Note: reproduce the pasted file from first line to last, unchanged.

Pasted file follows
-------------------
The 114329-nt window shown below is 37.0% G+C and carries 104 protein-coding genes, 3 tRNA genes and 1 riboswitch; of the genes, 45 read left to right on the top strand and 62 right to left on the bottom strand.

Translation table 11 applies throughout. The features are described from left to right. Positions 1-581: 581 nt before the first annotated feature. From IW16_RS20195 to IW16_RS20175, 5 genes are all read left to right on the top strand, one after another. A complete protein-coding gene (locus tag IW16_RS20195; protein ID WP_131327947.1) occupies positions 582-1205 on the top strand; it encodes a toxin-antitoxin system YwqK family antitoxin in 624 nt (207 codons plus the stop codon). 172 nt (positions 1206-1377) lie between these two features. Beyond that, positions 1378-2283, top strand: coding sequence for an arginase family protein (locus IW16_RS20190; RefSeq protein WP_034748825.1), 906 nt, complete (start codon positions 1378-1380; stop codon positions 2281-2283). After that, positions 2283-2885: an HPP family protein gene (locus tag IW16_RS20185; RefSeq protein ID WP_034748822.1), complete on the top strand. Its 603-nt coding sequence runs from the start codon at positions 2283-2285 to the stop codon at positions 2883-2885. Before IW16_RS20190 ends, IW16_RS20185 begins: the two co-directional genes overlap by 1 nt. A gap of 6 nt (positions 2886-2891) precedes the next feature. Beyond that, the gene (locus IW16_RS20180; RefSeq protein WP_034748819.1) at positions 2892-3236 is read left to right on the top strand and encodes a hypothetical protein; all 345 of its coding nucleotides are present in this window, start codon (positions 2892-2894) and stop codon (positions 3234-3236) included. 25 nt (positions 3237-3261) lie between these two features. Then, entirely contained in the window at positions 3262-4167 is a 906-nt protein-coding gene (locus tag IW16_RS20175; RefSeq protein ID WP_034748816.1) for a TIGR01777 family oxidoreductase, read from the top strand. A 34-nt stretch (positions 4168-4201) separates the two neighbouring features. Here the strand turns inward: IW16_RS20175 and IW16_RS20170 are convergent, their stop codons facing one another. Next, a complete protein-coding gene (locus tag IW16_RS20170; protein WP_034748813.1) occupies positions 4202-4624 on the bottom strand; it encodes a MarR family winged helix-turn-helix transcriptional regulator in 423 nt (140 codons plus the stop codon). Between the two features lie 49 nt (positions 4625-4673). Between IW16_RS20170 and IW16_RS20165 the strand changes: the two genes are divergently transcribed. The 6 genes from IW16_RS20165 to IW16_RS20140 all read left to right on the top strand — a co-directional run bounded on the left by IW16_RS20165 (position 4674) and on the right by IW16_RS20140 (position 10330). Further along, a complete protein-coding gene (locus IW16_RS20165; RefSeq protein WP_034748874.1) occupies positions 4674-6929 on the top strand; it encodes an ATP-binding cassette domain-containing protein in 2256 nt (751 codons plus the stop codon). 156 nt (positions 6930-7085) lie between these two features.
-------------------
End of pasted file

The 114329-nt window shown below is 37.0% G+C and carries 104 protein-coding genes, 3 tRNA genes and 1 riboswitch; of the genes, 45 read left to right on the top strand and 62 right to left on the bottom strand.

Translation table 11 applies throughout. The features are described from left to right. Positions 1-581: 581 nt before the first annotated feature. From IW16_RS20195 to IW16_RS20175, 5 genes are all read left to right on the top strand, one after another. A complete protein-coding gene (locus tag IW16_RS20195; protein ID WP_131327947.1) occupies positions 582-1205 on the top strand; it encodes a toxin-antitoxin system YwqK family antitoxin in 624 nt (207 codons plus the stop codon). 172 nt (positions 1206-1377) lie between these two features. Beyond that, positions 1378-2283, top strand: coding sequence for an arginase family protein (locus IW16_RS20190; RefSeq protein WP_034748825.1), 906 nt, complete (start codon positions 1378-1380; stop codon positions 2281-2283). After that, positions 2283-2885: an HPP family protein gene (locus tag IW16_RS20185; RefSeq protein ID WP_034748822.1), complete on the top strand. Its 603-nt coding sequence runs from the start codon at positions 2283-2285 to the stop codon at positions 2883-2885. Before IW16_RS20190 ends, IW16_RS20185 begins: the two co-directional genes overlap by 1 nt. A gap of 6 nt (positions 2886-2891) precedes the next feature. Beyond that, the gene (locus IW16_RS20180; RefSeq protein WP_034748819.1) at positions 2892-3236 is read left to right on the top strand and encodes a hypothetical protein; all 345 of its coding nucleotides are present in this window, start codon (positions 2892-2894) and stop codon (positions 3234-3236) included. 25 nt (positions 3237-3261) lie between these two features. Then, entirely contained in the window at positions 3262-4167 is a 906-nt protein-coding gene (locus tag IW16_RS20175; RefSeq protein ID WP_034748816.1) for a TIGR01777 family oxidoreductase, read from the top strand. A 34-nt stretch (positions 4168-4201) separates the two neighbouring features. Here the strand turns inward: IW16_RS20175 and IW16_RS20170 are convergent, their stop codons facing one another. Next, a complete protein-coding gene (locus tag IW16_RS20170; protein WP_034748813.1) occupies positions 4202-4624 on the bottom strand; it encodes a MarR family winged helix-turn-helix transcriptional regulator in 423 nt (140 codons plus the stop codon). Between the two features lie 49 nt (positions 4625-4673). Between IW16_RS20170 and IW16_RS20165 the strand changes: the two genes are divergently transcribed. The 6 genes from IW16_RS20165 to IW16_RS20140 all read left to right on the top strand — a co-directional run bounded on the left by IW16_RS20165 (position 4674) and on the right by IW16_RS20140 (position 10330). Further along, a complete protein-coding gene (locus IW16_RS20165; RefSeq protein WP_034748874.1) occupies positions 4674-6929 on the top strand; it encodes an ATP-binding cassette domain-containing protein in 2256 nt (751 codons plus the stop codon). 156 nt (positions 6930-7085) lie between these two features.